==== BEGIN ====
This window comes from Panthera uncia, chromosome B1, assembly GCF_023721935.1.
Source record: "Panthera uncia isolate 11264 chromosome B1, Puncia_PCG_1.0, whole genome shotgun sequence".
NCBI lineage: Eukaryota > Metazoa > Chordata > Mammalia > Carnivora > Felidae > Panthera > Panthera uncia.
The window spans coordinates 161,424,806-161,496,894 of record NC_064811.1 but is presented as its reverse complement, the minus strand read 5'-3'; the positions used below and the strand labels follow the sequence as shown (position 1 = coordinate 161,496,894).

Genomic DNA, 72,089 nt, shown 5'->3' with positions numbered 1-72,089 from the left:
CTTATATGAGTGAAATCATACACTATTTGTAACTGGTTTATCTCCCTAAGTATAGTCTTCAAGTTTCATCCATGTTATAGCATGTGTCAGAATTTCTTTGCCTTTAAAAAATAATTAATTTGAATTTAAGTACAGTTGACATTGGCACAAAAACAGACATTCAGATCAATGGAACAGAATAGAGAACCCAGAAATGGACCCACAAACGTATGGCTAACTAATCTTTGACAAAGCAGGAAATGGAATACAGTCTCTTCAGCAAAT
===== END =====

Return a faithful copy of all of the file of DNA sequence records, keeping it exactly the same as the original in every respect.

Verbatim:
This window comes from Panthera uncia, chromosome B1, assembly GCF_023721935.1.
Source record: "Panthera uncia isolate 11264 chromosome B1, Puncia_PCG_1.0, whole genome shotgun sequence".
NCBI lineage: Eukaryota > Metazoa > Chordata > Mammalia > Carnivora > Felidae > Panthera > Panthera uncia.
The window spans coordinates 161,424,806-161,496,894 of record NC_064811.1 but is presented as its reverse complement, the minus strand read 5'-3'; the positions used below and the strand labels follow the sequence as shown (position 1 = coordinate 161,496,894).

Genomic DNA, 72,089 nt, shown 5'->3' with positions numbered 1-72,089 from the left:
CTTATATGAGTGAAATCATACACTATTTGTAACTGGTTTATCTCCCTAAGTATAGTCTTCAAGTTTCATCCATGTTATAGCATGTGTCAGAATTTCTTTGCCTTTAAAAAATAATTAATTTGAATTTAAGTACAGTTGACATTGGCACAAAAACAGACATTCAGATCAATGGAACAGAATAGAGAACCCAGAAATGGACCCACAAACGTATGGCTAACTAATCTTTGACAAAGCAGGAAATGGAATACAGTCTCTTCAGCAAAT